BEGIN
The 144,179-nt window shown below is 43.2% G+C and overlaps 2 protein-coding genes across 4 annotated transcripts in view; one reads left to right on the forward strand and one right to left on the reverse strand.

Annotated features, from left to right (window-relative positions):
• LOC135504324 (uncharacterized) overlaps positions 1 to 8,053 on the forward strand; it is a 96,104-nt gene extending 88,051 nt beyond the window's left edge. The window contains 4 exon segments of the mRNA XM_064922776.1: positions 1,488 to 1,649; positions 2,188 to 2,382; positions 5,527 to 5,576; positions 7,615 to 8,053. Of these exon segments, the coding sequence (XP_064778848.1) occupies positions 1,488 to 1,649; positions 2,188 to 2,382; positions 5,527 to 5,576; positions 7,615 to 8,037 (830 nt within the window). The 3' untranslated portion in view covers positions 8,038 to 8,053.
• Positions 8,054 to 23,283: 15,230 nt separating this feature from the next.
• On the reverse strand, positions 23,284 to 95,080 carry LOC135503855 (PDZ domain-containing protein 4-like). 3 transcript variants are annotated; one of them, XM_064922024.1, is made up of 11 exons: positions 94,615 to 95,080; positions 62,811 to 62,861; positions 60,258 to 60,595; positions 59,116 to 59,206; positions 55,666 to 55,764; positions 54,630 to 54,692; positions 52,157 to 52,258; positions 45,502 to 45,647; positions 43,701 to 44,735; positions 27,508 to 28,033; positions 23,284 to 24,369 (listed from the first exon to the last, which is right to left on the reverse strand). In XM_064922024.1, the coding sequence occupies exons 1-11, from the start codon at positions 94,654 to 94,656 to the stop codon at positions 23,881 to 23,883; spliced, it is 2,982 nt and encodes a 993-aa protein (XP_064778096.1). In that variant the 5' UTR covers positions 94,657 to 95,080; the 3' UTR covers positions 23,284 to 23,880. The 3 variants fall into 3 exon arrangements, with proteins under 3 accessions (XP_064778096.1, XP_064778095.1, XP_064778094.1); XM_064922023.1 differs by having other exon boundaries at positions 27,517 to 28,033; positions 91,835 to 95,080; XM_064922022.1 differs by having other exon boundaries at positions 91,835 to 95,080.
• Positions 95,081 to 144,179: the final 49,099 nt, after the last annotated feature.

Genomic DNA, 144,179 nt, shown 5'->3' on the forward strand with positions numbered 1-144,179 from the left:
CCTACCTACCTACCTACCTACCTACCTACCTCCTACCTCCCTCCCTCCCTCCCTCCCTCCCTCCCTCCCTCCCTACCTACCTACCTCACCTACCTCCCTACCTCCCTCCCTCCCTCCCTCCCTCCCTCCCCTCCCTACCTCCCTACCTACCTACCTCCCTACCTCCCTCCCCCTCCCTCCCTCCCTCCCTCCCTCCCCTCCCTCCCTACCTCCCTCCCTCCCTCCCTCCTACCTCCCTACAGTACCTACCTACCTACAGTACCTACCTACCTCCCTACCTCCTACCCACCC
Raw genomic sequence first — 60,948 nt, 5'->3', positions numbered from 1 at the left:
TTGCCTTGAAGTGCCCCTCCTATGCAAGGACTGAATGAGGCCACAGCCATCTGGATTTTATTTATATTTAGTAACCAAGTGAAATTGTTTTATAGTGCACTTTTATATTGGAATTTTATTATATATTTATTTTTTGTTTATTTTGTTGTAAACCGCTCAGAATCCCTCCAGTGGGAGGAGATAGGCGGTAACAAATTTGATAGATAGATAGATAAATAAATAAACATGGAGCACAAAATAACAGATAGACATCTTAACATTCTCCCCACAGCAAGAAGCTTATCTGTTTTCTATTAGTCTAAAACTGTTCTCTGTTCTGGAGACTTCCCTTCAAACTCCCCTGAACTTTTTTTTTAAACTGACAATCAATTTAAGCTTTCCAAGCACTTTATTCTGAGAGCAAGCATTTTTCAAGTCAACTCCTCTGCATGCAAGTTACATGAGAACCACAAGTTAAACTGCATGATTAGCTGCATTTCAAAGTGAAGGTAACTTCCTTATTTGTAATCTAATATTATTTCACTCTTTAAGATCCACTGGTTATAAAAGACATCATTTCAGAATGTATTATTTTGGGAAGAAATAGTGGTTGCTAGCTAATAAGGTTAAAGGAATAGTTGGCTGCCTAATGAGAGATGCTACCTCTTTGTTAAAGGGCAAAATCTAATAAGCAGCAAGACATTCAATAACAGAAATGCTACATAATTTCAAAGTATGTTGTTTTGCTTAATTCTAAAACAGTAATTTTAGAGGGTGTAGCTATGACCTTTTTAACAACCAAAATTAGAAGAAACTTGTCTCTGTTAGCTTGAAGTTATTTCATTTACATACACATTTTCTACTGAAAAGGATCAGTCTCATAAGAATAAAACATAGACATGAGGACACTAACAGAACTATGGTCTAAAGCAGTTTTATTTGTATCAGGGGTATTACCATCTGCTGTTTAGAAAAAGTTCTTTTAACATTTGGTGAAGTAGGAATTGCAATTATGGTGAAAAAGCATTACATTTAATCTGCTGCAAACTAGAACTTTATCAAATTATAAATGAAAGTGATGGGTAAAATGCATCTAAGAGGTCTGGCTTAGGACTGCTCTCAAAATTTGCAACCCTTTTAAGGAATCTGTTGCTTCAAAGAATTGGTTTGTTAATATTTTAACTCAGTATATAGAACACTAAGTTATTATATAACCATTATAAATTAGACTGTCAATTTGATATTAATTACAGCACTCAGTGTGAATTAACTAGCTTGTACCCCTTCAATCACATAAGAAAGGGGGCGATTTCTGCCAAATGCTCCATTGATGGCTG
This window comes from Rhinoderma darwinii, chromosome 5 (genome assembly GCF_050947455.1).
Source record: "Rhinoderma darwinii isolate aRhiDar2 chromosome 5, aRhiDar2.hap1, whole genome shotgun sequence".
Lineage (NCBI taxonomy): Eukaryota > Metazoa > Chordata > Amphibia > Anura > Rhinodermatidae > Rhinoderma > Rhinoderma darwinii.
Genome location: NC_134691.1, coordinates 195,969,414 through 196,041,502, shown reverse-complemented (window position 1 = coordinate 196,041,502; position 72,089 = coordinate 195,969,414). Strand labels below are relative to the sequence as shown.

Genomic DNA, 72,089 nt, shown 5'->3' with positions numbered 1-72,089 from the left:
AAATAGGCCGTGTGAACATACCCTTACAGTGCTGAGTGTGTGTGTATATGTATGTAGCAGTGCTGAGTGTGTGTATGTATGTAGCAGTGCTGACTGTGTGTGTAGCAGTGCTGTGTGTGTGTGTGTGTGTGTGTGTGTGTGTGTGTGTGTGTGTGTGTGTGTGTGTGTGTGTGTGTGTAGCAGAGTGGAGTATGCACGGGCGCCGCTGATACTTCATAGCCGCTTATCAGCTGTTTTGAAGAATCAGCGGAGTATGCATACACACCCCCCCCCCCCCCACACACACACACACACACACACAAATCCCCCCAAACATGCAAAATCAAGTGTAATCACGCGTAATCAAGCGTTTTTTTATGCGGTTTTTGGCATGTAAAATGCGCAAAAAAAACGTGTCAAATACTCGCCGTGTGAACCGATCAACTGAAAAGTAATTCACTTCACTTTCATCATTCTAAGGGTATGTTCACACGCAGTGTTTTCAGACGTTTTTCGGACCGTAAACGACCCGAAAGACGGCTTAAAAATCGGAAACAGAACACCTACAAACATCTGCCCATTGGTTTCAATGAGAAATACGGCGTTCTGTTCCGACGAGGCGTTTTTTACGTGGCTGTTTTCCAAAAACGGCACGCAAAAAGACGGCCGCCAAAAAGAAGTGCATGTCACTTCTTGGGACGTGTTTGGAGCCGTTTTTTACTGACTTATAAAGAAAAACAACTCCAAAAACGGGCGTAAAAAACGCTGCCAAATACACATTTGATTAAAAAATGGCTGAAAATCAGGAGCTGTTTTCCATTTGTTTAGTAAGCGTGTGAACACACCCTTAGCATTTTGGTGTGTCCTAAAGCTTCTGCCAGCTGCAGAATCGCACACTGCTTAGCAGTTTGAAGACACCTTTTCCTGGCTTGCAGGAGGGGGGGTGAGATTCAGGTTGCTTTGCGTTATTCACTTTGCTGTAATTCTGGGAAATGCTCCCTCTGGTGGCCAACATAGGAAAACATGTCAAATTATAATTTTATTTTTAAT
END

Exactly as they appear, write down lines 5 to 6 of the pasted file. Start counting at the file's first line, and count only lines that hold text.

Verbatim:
• On the reverse strand, positions 23,284 to 95,080 carry LOC135503855 (PDZ domain-containing protein 4-like). 3 transcript variants are annotated; one of them, XM_064922024.1, is made up of 11 exons: positions 94,615 to 95,080; positions 62,811 to 62,861; positions 60,258 to 60,595; positions 59,116 to 59,206; positions 55,666 to 55,764; positions 54,630 to 54,692; positions 52,157 to 52,258; positions 45,502 to 45,647; positions 43,701 to 44,735; positions 27,508 to 28,033; positions 23,284 to 24,369 (listed from the first exon to the last, which is right to left on the reverse strand). In XM_064922024.1, the coding sequence occupies exons 1-11, from the start codon at positions 94,654 to 94,656 to the stop codon at positions 23,881 to 23,883; spliced, it is 2,982 nt and encodes a 993-aa protein (XP_064778096.1). In that variant the 5' UTR covers positions 94,657 to 95,080; the 3' UTR covers positions 23,284 to 23,880. The 3 variants fall into 3 exon arrangements, with proteins under 3 accessions (XP_064778096.1, XP_064778095.1, XP_064778094.1); XM_064922023.1 differs by having other exon boundaries at positions 27,517 to 28,033; positions 91,835 to 95,080; XM_064922022.1 differs by having other exon boundaries at positions 91,835 to 95,080.
• Positions 95,081 to 144,179: the final 49,099 nt, after the last annotated feature.